Steven Spielberg's beautiful, gaudy Ready Player One tells you that the future is a nightmare of our own making, a tech-based neo-feudalism we have to fight against. He shows how our digital democracy makes us escapist addicts and how we’ll make this curse worse for our children. A generation of orphans is coming and that's where he looks for heroes. I'm happy to say, it's a hit! It made $53 million in America over a four-day weekend and another $120 million in the rest of the world.
This is the first blockbuster that addresses the digital generation’s problems. Adults might escape from a dreary real life into the virtual realm, but kids cannot—they're born there. So what are we going to do about it? If we don't want to collapse, we need a form of selective nostalgia to educate us. Ready Player One creates a mythical Founder who is a stand-in for a bunch of the tech founders of the 1980s. Played by Oscar winner Mark Rylance, this doomed man is more pathetic than tragic. He didn't understand people and people didn't understand him. Nevertheless, his ambition to deliver the world from suffering created the prison of virtual reality. Now, our young heroes have to deal with it.
This Founder's last will and testament is his autobiography. He offers selective nostalgia to every kid with ambition. He gives them a look at the 1980s, which was supposed to teach them how to make a future for themselves. The founding ambition and the foundational flaws both have to be understood, but in an element of fun that reaches dangerously close to worship. Why? Because there’s so much misery in our lives that this is the only way we can reach the exalted attitude needed to make things better. Something has to indulge the exaggerated hopes of kids who’ve been disappointed so often.
You have to look away from the DeLorean from Back to the Future and Mecha Godzilla, the T-Rex and King Kong, and all the other pop culture trifles. Instead, look to the symbolism everyone ignores: it's all military aristocracy. American kids yearn to be heroes. That's only possible for them in pop culture, so that's why they worship the trifles. Protagonist Wade Watts says his dad even named him to resemble a comic-book superhero. He's the same, so he chose his own digital name for Percival, the lone knight questing for the Grail.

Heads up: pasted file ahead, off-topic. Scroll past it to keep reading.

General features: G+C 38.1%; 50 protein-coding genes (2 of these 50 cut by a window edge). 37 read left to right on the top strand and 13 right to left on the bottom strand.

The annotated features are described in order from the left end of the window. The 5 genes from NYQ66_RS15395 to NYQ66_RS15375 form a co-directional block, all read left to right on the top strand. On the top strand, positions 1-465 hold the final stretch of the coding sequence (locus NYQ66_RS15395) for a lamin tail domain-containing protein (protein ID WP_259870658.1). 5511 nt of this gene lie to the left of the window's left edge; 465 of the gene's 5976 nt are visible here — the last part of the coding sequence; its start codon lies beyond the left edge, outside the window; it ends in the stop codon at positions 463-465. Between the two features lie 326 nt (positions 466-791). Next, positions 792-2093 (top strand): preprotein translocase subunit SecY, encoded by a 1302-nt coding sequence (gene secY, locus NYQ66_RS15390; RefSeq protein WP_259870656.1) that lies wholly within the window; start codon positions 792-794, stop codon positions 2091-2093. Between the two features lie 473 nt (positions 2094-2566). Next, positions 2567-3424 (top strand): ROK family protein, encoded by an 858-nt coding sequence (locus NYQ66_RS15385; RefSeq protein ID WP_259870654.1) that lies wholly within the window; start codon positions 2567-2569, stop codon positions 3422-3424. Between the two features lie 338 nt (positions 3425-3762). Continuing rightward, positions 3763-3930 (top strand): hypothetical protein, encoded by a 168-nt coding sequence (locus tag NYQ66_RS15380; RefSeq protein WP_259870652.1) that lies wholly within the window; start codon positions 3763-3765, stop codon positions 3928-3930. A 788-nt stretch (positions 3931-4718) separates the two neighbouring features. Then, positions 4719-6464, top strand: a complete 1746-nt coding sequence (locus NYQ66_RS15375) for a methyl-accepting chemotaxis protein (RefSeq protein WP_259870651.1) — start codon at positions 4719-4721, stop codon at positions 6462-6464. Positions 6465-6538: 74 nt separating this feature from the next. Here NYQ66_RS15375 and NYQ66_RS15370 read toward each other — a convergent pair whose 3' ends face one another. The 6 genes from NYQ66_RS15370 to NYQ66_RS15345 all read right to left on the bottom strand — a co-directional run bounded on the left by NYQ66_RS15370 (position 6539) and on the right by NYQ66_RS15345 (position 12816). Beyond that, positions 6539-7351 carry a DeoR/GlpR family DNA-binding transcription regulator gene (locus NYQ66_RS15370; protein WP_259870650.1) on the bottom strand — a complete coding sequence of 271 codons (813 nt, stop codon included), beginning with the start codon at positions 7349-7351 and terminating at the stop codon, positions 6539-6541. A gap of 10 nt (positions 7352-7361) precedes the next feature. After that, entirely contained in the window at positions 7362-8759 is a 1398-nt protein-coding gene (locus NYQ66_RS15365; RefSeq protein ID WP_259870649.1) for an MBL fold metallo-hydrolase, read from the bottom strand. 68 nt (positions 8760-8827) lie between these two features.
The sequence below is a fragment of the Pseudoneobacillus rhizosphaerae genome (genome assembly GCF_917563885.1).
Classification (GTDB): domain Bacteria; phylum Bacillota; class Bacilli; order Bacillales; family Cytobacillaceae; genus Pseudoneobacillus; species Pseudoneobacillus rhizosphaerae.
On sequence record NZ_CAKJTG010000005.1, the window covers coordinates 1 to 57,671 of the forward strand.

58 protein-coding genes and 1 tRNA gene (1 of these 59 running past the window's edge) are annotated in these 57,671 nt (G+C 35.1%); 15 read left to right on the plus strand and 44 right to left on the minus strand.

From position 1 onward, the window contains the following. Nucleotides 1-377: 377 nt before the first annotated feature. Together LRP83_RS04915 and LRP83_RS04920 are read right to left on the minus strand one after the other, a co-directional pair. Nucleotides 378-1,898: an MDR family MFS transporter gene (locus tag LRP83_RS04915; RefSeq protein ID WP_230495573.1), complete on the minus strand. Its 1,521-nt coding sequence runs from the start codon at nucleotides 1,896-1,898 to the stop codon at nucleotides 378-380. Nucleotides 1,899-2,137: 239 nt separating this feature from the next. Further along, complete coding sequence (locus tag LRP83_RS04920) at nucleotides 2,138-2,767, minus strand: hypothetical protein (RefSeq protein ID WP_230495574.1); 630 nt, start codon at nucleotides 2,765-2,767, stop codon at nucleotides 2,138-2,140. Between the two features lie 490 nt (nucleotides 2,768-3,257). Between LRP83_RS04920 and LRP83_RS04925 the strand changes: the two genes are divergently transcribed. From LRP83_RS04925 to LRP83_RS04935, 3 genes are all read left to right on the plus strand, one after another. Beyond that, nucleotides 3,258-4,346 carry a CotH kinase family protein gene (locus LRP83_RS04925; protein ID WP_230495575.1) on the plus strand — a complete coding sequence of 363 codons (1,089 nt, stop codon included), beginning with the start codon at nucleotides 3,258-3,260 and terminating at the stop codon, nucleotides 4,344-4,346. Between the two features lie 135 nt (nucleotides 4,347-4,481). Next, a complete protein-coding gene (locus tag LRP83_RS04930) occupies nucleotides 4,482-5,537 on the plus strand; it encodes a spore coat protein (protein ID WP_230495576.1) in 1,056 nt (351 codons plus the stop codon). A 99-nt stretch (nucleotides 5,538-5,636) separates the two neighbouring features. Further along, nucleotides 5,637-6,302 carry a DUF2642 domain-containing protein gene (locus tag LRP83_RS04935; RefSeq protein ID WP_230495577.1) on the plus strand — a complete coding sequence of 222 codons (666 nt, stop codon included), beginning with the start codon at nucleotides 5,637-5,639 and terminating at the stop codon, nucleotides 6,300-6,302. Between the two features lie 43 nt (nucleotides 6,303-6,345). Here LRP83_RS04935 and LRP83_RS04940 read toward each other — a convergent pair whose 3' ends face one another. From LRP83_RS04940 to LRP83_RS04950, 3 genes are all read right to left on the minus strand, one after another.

His girlfriend chose the digital name Artemis—the virgin goddess of the hunt. She eventually decides love beats looking cool, so that leaves the name to connote war. The Japanese and Chinese kids' names go unexplained, but their look is entirely about military aristocracy, both ancient and hyper-modern. Finally, the black kid, the only one with mechanical skills, creates war robots in the virtual world. He stands for the American working classes. He recalls the great power of manufacturing. Here, the symbolism suggests American kids want hard work to go together with love of war.
Ready Player One is a hit and might make a star of young Tye Sheridan, who was great in Jeff Nichols' Mud. It deserves its success because it encourages kids to see the heroic possibilities of digital democracy and it tells them to fight neo-feudalism. Those of us old enough to remember the Internet are shocked to see it reduced to the feudalism of four or five massive tech corporations, but what can we do? We have to embrace the heroic aspect of feudalism to fight off its other, oligarchic aspects.
So the third act is the mythic/virtual rendering of this fight. It shows kids that they need real world democratic revolution as the same time as they need to organize in the virtual world to allow the greatest among them to rise to positions of prominence and lead the new generation. Equality and talent can work together to take down miserable corporations that treat people like animals.
Spielberg is turning prophet. Well, this is already happening, online gamers revolting against unjust rules set by game-makers who want to exploit kids. What's more, the players are getting the changes they want and deserve as dignified human beings. Ready Player One is the most all-American thing in theaters in a while and it's timely at the same time as it's counter-cultural.